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The Backyard Wildlife Habitat

The spring of 2020 brought out the gardener in many of us, including in my husband and me. We learned to plant vegetables and even started trading shoots with friends. This year, I plan to take my gardening to the next level, planting not just vegetables for my family, but also flowers and plants that will support and promote various kinds of wildlife. I intend to invite butterflies, hummingbirds, and even squirrels to my backyard sanctuary. And then, I hope to enjoy relaxing in and observing the workings of the little ecosystem for years to come.

Read on to learn tips for creating your own backyard wildlife habitat, and keep in mind that most of the suggestions can be adapted for either gardens in yards or containers on patios.
Create Your Own Butterfly Garden
Butterflies are beautiful creatures, but did you know that they’re also an important part of a healthy backyard ecosystem? As pollinators, butterflies ensure that flowering plants can reproduce and, as both predators to pests and prey for birds and bats, butterflies play a vital role in the ecosystem’s food chain.

When you’re choosing a space for your garden, make sure it’s in a sunny spot. Butterflies are cold blooded and need the warmth from the sun to survive. Next, add a birdbath or water feature of some kind. Male butterflies collect water and nutrients from the edges of puddles and ponds.
Finally, choose your flowers. To make a successful habitat for butterflies, you’ll need two types of plants: nectar and host. The nectar plants should bloom from November to February for the butterflies and the host plants will house the caterpillars until they reach the butterfly stage. The Texas Discovery Gardens recommends choosing plants from this list and planting 3-5 of each.

Some Nectar Plants to Choose From



Gregg’s Mist Flower



Autumn Sage


Hummingbird Bush

Coral Honeysuckle

Blackfoot Daisy



Some Host Plants to Choose From

Hop Ash









False Nettle

False Indigo


Make a Hummingbird Habitat

Ruby-throated hummingbirds live in Texas and are attracted to native plants that provide food and shelter. They arrive in our area in the spring and hang around until late fall when they migrate to warmer parts of Texas and Central America.

If you’d like your backyard to be more hummingbird-friendly, try planting a hummingbird bush and salvia, which are both low-maintenance. Cuphea and lantana are also great perennial options and include a variety of species.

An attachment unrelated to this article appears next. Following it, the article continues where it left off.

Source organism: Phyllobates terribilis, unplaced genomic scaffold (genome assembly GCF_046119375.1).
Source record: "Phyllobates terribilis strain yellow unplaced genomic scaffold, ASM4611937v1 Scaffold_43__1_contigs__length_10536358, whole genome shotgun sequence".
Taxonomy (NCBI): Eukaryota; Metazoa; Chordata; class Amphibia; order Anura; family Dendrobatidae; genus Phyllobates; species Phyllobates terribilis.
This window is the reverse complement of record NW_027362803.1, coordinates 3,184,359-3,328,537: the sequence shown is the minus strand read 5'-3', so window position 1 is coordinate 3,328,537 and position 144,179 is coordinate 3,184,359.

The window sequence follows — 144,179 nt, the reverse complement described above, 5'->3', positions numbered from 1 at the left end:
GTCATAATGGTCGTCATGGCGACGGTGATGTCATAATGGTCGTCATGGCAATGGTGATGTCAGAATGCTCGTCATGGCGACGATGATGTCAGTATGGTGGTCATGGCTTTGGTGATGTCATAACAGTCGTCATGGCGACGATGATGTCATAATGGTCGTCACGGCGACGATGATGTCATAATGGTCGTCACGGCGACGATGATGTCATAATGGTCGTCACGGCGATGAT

Of course, if you’re not ready to overhaul your backyard landscape just yet, you could install a hummingbird feeder. Hummingbirds are attracted to the color red so consider choosing a feeder of that color. Place it away from ground predators and in a place where it may reflect the light to be more visible. A location with partial shade would be perfect so the birds don’t have to feed in direct sunlight. Finally, remember to keep your feeder stocked with either store-bought or home-made nectar during hummingbird season and to clean it regularly.

Let’s Talk About Squirrels

I’m just going to put it out there. I love squirrels. They’re cute and fuzzy and fun to watch.  My sister-in-law has fully embraced her backyard squirrel and named him Pete. You can even follow pete_the_squirrel on tiktok. 

Now I know not everyone is so enthusiastic about these adorable rodents. (My own father used to try to scare them out of the yard with a bb gun.) They can dig holes in the yard and eat all the food meant for birds. But if I learned anything from my father growing up, it’s that it’s almost impossible to keep these critters out of your yard. If you haven’t seen it yet, just check out the hilarious lengths Mark Rober went to to keep the squirrels out of his bird feeder here.

That’s why I think the easiest way to keep the squirrels from your bird feeders or gardens is to lure them away with more attractive options. Create a space just for them. Consider buying or building a simple squirrel feeder and leaving out nuts, seeds, corn, zucchini, pumpkin, squash, strawberries, or even peanut butter. Squirrels also will appreciate a fresh water fountain or birdbath.

Now that you have some tips for inviting butterflies, hummingbirds, and squirrels into your backyard, grab your kids and consider visiting the nature trails around town for inspiration. Two Carrollton trails you may like are the Furneaux Creek Nature Trail off the blue line around Branch Hollow Park or the Elm Fork Nature Preserve Trail in the McKinnish Sports Complex. Bring a take-along-guide like this one to share with and inspire your little ones or create your own nature scavenger hunt to teach them all about your very own backyard ecosystem. After all as American poet Gary Snyder puts it, “nature is not a place to visit at all. It is home.”

About the Author

Carrie Thomas is a mother of 3 (Hailey 2, Caleb 4, and Jackson 7) and has been a CECPTA blue and yellow group member for almost 2 years. She moved to Carrollton from New Jersey in the winter of 2018 when her husband accepted a job at UTD. She is a middle school English teacher in Carrollton and loves spending time with her family, reading dystopian YA novels, and unwinding with a glass of wine and one of the well-written Netflix shows.

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